Many cosmetic products, such as make-up, lotions, or ointments, contain lanolin because of its strong emollient properties. It is important for those with a diagnosed lanolin allergy to check the ingredients of these products very carefully before use. In addition to itching and the development of a rash, those with an allergy to lanolin who use cosmetic products containing this ingredient may develop swelling of the lips, face, or hands. Small, fluid-filled blisters sometimes appear at the area of contact.

Due to its versatility, lanolin is also used in a variety of additional products, including ink, furniture polish, and leather. Many industrial products contain lanolin, often limiting career options for those with an allergy to lanolin. Considering the multitude of products that may contain lanolin, a person with a lanolin allergy must be extraordinarily careful when using any new product that may contain this ingredient.

A lanolin allergy may sometimes cause small, fluid-filled blisters at the area of contact. Some cases of eczema are thought to be connected to the repeated use of products containing lanolin by those who either have an undiagnosed allergy or who use products without realizing they contain this ingredient. A dermatologist is a doctor who specializes in the diagnosis and treatment of skin diseases and conditions and is often the best type of doctor to see if a person suspects a possible lanolin allergy.

The Health Board is dedicated to providing accurate and trustworthy information. We carefully select reputable sources and employ a rigorous fact-checking process to maintain the highest standards. To learn more about our commitment to accuracy, read our editorial process.
Discussion Comments
By anon1004232 — On Dec 18, 2020

I have a bar of what I believe to be lanolin. How can ID it or where can I get an ID?


By anon994595 — On Feb 22, 2016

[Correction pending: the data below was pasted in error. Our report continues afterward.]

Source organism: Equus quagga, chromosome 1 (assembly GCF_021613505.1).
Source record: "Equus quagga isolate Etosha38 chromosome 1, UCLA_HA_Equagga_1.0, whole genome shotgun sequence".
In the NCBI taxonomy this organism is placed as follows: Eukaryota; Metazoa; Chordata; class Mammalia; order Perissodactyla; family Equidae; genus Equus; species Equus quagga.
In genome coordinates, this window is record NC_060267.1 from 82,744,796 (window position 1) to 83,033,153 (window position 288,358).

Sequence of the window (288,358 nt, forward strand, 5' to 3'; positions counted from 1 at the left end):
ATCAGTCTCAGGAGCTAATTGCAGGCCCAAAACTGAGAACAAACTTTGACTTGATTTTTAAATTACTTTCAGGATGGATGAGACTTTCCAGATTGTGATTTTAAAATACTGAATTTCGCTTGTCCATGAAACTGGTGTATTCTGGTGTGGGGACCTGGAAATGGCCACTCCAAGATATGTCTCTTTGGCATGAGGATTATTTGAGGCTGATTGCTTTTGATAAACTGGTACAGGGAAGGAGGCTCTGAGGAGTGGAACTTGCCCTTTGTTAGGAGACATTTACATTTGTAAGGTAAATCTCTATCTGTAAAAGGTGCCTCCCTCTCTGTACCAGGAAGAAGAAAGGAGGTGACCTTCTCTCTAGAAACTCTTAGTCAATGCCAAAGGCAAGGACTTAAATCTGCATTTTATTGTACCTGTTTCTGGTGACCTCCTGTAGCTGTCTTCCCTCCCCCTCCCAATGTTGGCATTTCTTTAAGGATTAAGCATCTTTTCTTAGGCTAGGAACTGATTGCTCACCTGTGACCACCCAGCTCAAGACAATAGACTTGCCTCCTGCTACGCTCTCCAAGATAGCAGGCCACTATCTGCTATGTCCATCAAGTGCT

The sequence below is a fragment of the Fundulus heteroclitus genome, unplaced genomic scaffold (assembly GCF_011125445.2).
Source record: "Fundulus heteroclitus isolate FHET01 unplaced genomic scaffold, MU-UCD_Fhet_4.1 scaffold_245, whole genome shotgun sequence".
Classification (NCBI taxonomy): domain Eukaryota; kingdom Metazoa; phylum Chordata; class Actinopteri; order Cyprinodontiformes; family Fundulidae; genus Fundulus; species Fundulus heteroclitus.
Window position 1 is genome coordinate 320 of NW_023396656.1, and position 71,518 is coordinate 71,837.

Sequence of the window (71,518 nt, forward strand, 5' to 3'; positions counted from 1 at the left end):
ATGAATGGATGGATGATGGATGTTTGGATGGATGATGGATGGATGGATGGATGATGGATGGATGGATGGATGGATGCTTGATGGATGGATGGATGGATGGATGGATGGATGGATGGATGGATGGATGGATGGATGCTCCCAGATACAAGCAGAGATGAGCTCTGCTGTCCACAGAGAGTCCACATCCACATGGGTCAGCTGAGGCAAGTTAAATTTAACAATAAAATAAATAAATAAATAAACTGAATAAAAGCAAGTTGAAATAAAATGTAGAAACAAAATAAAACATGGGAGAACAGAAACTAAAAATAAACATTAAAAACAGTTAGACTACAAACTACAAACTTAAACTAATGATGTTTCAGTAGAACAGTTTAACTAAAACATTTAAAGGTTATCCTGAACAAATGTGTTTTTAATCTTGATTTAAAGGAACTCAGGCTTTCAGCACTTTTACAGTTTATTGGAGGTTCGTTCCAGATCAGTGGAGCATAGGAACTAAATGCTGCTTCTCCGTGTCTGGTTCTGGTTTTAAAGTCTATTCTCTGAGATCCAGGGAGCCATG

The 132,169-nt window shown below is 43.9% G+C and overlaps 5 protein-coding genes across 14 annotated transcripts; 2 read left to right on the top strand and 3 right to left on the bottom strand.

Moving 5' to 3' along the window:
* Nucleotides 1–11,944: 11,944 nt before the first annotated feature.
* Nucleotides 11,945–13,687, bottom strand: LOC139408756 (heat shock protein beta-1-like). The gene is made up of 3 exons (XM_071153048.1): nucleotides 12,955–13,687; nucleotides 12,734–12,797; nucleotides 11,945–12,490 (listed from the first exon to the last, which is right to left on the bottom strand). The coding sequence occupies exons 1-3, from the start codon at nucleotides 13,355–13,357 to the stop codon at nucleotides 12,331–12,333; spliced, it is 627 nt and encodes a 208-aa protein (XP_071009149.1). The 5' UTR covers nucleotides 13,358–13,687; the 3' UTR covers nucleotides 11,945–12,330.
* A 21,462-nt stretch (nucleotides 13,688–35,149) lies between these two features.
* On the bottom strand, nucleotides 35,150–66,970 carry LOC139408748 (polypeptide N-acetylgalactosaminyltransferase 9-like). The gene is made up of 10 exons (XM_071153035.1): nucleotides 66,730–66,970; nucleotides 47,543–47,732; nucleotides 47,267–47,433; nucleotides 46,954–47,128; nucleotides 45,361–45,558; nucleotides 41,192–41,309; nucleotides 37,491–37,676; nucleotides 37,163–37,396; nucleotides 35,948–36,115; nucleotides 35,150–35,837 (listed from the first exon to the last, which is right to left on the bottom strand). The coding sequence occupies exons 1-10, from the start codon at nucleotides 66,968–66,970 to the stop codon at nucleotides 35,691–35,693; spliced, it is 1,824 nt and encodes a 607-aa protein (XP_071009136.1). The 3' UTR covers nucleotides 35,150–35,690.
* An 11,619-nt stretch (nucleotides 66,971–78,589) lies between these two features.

Hi, I'm quite concerned that I have this problem but I cannot be sure, because in the past I have not reacted badly to all products that I assume contain lanolin, but many other products have given me a rash!

By donasmrs — On May 17, 2013

@fify-- Dry skin can be a symptom of an allergy; it's a symptom of dermatitis which often occurs due to an allergy. Do you develop dry skin only after using products with lanolin? If so, it is an allergy.

Not everyone has the same allergic reactions to lanolin. It might cause a serious blistering rash in one person and just some skin irritation and dryness in another.

You can get an allergy test if you want to confirm it but it's probably not necessary. If your dry skin symptom goes away when you don't use lanolin, just avoid it.

By fify — On May 17, 2013

Is dry skin a lanolin allergy symptom?

By SteamLouis — On May 16, 2013

I think I have a lanolin allergy. I started using a new facial moisturizer with lanolin in it and it made my skin red and itchy. I've stopped using it.

Now that I think about it, I also can't wear wool sweaters because they make me itch. It's unfortunate because I've heard that there are many benefits of lanolin.

The Health Board, in your inbox

Our latest articles, guides, and more, delivered daily.

The Health Board, in your inbox

Our latest articles, guides, and more, delivered daily.